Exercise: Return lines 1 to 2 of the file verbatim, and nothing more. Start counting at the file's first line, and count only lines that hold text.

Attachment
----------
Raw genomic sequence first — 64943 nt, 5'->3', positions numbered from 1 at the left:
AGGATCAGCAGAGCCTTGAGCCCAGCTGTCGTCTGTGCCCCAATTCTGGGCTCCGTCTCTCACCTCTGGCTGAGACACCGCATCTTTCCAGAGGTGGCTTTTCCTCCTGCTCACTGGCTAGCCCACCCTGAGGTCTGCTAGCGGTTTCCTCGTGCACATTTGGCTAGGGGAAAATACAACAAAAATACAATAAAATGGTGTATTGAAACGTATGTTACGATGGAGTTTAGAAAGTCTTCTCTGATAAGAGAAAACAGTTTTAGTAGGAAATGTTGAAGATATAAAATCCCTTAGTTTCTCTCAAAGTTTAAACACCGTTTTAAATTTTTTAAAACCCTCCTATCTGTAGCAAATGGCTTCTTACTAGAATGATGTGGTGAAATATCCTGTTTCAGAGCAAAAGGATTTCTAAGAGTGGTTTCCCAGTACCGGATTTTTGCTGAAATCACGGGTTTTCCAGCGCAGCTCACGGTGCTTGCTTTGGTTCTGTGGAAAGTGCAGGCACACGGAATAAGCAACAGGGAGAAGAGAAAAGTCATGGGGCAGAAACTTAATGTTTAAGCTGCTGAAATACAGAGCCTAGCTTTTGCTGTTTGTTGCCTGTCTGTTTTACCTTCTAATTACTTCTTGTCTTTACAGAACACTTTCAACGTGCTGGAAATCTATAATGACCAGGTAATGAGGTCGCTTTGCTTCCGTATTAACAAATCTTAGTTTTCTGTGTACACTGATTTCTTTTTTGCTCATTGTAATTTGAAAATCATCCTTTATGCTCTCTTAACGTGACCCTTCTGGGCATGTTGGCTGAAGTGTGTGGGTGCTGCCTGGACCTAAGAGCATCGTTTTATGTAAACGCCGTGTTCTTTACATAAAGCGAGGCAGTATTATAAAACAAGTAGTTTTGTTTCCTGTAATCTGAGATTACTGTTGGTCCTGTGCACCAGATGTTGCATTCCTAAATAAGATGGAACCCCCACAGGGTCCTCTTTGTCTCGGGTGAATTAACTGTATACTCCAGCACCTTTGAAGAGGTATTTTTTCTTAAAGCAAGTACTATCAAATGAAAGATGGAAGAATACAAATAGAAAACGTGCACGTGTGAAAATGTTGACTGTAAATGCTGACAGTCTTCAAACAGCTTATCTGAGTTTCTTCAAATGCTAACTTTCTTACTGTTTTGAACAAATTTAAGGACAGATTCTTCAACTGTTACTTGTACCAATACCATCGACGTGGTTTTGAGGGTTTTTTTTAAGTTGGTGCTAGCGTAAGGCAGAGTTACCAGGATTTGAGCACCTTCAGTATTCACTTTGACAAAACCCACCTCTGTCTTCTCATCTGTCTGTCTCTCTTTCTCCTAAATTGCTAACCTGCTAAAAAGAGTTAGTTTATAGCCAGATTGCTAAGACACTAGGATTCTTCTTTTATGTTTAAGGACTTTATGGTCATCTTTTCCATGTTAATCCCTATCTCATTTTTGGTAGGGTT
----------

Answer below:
Raw genomic sequence first — 64943 nt, 5'->3', positions numbered from 1 at the left:
AGGATCAGCAGAGCCTTGAGCCCAGCTGTCGTCTGTGCCCCAATTCTGGGCTCCGTCTCTCACCTCTGGCTGAGACACCGCATCTTTCCAGAGGTGGCTTTTCCTCCTGCTCACTGGCTAGCCCACCCTGAGGTCTGCTAGCGGTTTCCTCGTGCACATTTGGCTAGGGGAAAATACAACAAAAATACAATAAAATGGTGTATTGAAACGTATGTTACGATGGAGTTTAGAAAGTCTTCTCTGATAAGAGAAAACAGTTTTAGTAGGAAATGTTGAAGATATAAAATCCCTTAGTTTCTCTCAAAGTTTAAACACCGTTTTAAATTTTTTAAAACCCTCCTATCTGTAGCAAATGGCTTCTTACTAGAATGATGTGGTGAAATATCCTGTTTCAGAGCAAAAGGATTTCTAAGAGTGGTTTCCCAGTACCGGATTTTTGCTGAAATCACGGGTTTTCCAGCGCAGCTCACGGTGCTTGCTTTGGTTCTGTGGAAAGTGCAGGCACACGGAATAAGCAACAGGGAGAAGAGAAAAGTCATGGGGCAGAAACTTAATGTTTAAGCTGCTGAAATACAGAGCCTAGCTTTTGCTGTTTGTTGCCTGTCTGTTTTACCTTCTAATTACTTCTTGTCTTTACAGAACACTTTCAACGTGCTGGAAATCTATAATGACCAGGTAATGAGGTCGCTTTGCTTCCGTATTAACAAATCTTAGTTTTCTGTGTACACTGATTTCTTTTTTGCTCATTGTAATTTGAAAATCATCCTTTATGCTCTCTTAACGTGACCCTTCTGGGCATGTTGGCTGAAGTGTGTGGGTGCTGCCTGGACCTAAGAGCATCGTTTTATGTAAACGCCGTGTTCTTTACATAAAGCGAGGCAGTATTATAAAACAAGTAGTTTTGTTTCCTGTAATCTGAGATTACTGTTGGTCCTGTGCACCAGATGTTGCATTCCTAAATAAGATGGAACCCCCACAGGGTCCTCTTTGTCTCGGGTGAATTAACTGTATACTCCAGCACCTTTGAAGAGGTATTTTTTCTTAAAGCAAGTACTATCAAATGAAAGATGGAAGAATACAAATAGAAAACGTGCACGTGTGAAAATGTTGACTGTAAATGCTGACAGTCTTCAAACAGCTTATCTGAGTTTCTTCAAATGCTAACTTTCTTACTGTTTTGAACAAATTTAAGGACAGATTCTTCAACTGTTACTTGTACCAATACCATCGACGTGGTTTTGAGGGTTTTTTTTAAGTTGGTGCTAGCGTAAGGCAGAGTTACCAGGATTTGAGCACCTTCAGTATTCACTTTGACAAAACCCACCTCTGTCTTCTCATCTGTCTGTCTCTCTTTCTCCTAAATTGCTAACCTGCTAAAAAGAGTTAGTTTATAGCCAGATTGCTAAGACACTAGGATTCTTCTTTTATGTTTAAGGACTTTATGGTCATCTTTTCCATGTTAATCCCTATCTCATTTTTGGTAGGGTT